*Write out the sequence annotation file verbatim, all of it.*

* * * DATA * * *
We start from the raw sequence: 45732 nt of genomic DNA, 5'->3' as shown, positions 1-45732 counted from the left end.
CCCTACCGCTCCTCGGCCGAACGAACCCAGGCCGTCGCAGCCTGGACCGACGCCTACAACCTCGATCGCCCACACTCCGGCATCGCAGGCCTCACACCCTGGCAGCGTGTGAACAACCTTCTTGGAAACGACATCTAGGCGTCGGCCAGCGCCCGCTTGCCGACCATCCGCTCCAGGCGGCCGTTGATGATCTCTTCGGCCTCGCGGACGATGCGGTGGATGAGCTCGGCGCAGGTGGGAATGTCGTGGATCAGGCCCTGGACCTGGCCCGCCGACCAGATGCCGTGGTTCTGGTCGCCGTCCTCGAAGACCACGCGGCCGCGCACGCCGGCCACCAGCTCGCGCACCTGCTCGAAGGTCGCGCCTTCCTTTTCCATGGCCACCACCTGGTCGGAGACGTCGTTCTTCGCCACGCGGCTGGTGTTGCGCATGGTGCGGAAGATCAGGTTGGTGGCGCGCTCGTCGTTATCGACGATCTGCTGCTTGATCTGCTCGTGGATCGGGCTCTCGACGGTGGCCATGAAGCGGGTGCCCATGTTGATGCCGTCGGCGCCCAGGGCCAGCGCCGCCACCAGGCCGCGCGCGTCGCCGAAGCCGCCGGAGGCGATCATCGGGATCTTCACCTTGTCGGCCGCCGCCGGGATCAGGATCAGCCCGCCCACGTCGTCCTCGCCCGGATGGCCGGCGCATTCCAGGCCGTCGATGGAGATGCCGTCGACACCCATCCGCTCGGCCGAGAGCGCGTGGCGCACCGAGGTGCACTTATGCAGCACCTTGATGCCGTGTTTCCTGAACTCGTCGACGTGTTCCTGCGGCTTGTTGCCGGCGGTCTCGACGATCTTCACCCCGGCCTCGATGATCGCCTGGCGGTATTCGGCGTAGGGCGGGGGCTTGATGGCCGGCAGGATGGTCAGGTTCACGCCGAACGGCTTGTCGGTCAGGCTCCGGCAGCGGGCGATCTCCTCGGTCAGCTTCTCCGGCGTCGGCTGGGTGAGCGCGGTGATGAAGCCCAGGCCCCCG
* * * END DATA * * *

We start from the raw sequence: 45732 nt of genomic DNA, 5'->3' as shown, positions 1-45732 counted from the left end.
CCCTACCGCTCCTCGGCCGAACGAACCCAGGCCGTCGCAGCCTGGACCGACGCCTACAACCTCGATCGCCCACACTCCGGCATCGCAGGCCTCACACCCTGGCAGCGTGTGAACAACCTTCTTGGAAACGACATCTAGGCGTCGGCCAGCGCCCGCTTGCCGACCATCCGCTCCAGGCGGCCGTTGATGATCTCTTCGGCCTCGCGGACGATGCGGTGGATGAGCTCGGCGCAGGTGGGAATGTCGTGGATCAGGCCCTGGACCTGGCCCGCCGACCAGATGCCGTGGTTCTGGTCGCCGTCCTCGAAGACCACGCGGCCGCGCACGCCGGCCACCAGCTCGCGCACCTGCTCGAAGGTCGCGCCTTCCTTTTCCATGGCCACCACCTGGTCGGAGACGTCGTTCTTCGCCACGCGGCTGGTGTTGCGCATGGTGCGGAAGATCAGGTTGGTGGCGCGCTCGTCGTTATCGACGATCTGCTGCTTGATCTGCTCGTGGATCGGGCTCTCGACGGTGGCCATGAAGCGGGTGCCCATGTTGATGCCGTCGGCGCCCAGGGCCAGCGCCGCCACCAGGCCGCGCGCGTCGCCGAAGCCGCCGGAGGCGATCATCGGGATCTTCACCTTGTCGGCCGCCGCCGGGATCAGGATCAGCCCGCCCACGTCGTCCTCGCCCGGATGGCCGGCGCATTCCAGGCCGTCGATGGAGATGCCGTCGACACCCATCCGCTCGGCCGAGAGCGCGTGGCGCACCGAGGTGCACTTATGCAGCACCTTGATGCCGTGTTTCCTGAACTCGTCGACGTGTTCCTGCGGCTTGTTGCCGGCGGTCTCGACGATCTTCACCCCGGCCTCGATGATCGCCTGGCGGTATTCGGCGTAGGGCGGGGGCTTGATGGCCGGCAGGATGGTCAGGTTCACGCCGAACGGCTTGTCGGTCAGGCTCCGGCAGCGGGCGATCTCCTCGGTCAGCTTCTCCGGCGTCGGCTGGGTGAGCGCGGTGATGAAGCCCAGGCCCCCG